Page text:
Judges seek aid in petty cases

`Diversion' program to clear city dockets needs funding, they say

May 09, 2002|By Sarah Koenig | Sarah Koenig,SUN STAFF

Baltimore's top judges are appealing to Lt. Gov. Kathleen Kennedy Townsend for money that would fund a struggling criminal justice "diversion" program designed to keep petty cases off city dockets.

The judges contend that the program is an important component of the city's push to resolve minor cases within days of a person's arrest through early disposition court, thereby freeing the city's resources for serious violent crimes.

"The proposed budgetary and personnel reductions place that court in serious peril," reads an April 29 letter, signed by District Court Administrative Judge Keith E. Mathews, Circuit Court Administrative Judge Ellen M. Heller, and Judge Stuart R. Berger, who is chairman of the Criminal Justice Coordinating Council.

The diversion program is a way for defendants charged with nonviolent offenses to have their cases dropped by prosecutors. If they qualify for the program, defendants can have their criminal records cleared of the charges if they complete various conditions, such as drug treatment and community service.

The program is not new, but the city's criminal justice leaders decided last winter to greatly expand it in concert with the early disposition initiative. The hitch, they soon found, is that there doesn't seem to be enough staff to meet their goal - which is to increase the number of diversion cases from 200 to 400 at any given time.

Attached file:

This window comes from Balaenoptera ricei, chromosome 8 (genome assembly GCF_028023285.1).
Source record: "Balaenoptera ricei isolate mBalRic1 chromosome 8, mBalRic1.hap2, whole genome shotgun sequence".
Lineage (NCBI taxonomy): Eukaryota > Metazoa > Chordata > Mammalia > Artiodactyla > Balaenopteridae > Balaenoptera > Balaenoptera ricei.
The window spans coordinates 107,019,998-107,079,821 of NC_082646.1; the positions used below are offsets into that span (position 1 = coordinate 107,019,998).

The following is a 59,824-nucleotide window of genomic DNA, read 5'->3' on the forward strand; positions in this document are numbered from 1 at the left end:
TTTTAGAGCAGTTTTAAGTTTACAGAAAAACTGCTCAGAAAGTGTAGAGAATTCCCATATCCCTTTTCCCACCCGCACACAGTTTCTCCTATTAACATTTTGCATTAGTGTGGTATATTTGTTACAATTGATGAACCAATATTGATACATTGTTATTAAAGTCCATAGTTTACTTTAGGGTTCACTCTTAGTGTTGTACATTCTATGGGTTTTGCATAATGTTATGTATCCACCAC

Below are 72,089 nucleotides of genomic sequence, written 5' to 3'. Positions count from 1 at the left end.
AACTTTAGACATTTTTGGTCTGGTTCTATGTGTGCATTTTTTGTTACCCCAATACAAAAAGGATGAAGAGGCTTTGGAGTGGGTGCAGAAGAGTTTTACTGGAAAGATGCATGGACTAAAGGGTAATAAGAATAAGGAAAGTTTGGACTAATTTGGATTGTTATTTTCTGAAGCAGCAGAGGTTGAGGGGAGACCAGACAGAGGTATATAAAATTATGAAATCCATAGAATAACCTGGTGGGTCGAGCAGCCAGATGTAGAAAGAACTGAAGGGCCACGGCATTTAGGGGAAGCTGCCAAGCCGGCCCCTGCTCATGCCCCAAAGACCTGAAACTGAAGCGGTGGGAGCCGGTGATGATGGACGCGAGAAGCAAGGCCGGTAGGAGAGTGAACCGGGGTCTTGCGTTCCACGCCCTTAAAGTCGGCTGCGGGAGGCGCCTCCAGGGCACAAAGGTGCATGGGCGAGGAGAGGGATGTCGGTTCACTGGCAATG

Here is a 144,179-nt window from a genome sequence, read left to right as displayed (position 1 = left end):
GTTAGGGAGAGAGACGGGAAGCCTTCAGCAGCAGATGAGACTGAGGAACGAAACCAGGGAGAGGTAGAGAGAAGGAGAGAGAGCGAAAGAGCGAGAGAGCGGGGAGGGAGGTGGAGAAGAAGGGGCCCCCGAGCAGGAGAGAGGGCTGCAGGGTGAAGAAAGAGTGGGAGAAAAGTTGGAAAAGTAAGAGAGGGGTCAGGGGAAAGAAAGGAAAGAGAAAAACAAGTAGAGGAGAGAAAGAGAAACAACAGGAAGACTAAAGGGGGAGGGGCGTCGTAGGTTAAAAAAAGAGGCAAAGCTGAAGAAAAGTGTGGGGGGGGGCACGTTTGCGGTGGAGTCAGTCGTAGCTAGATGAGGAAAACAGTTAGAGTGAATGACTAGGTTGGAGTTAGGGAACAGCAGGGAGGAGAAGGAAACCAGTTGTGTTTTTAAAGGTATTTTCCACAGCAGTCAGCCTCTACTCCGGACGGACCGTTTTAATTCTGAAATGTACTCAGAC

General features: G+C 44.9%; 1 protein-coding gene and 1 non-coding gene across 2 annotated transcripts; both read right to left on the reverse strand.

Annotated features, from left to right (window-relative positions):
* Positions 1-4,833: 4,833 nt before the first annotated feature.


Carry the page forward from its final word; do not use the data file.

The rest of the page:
From March 21 to April 14, prosecutors recommended 88 defendants for the diversion program. Fewer than 10 were accepted.

LaMont W. Flanagan, who heads the city jail, has four employees who handle diversion cases. He has capped their workloads at 50 cases each. If the court wants to double that, he said, he must have more staff.

"I'm not going to burden existing staff with additional offenders and put public safety at risk," he said yesterday.

However, the state's exceptionally tight budget, which has led to a hiring freeze, means the city must get permission from the governor to hire more diversion case managers.

Michael Sarbanes, a criminal justice adviser to Townsend, said the request to unfreeze these positions was being reviewed.

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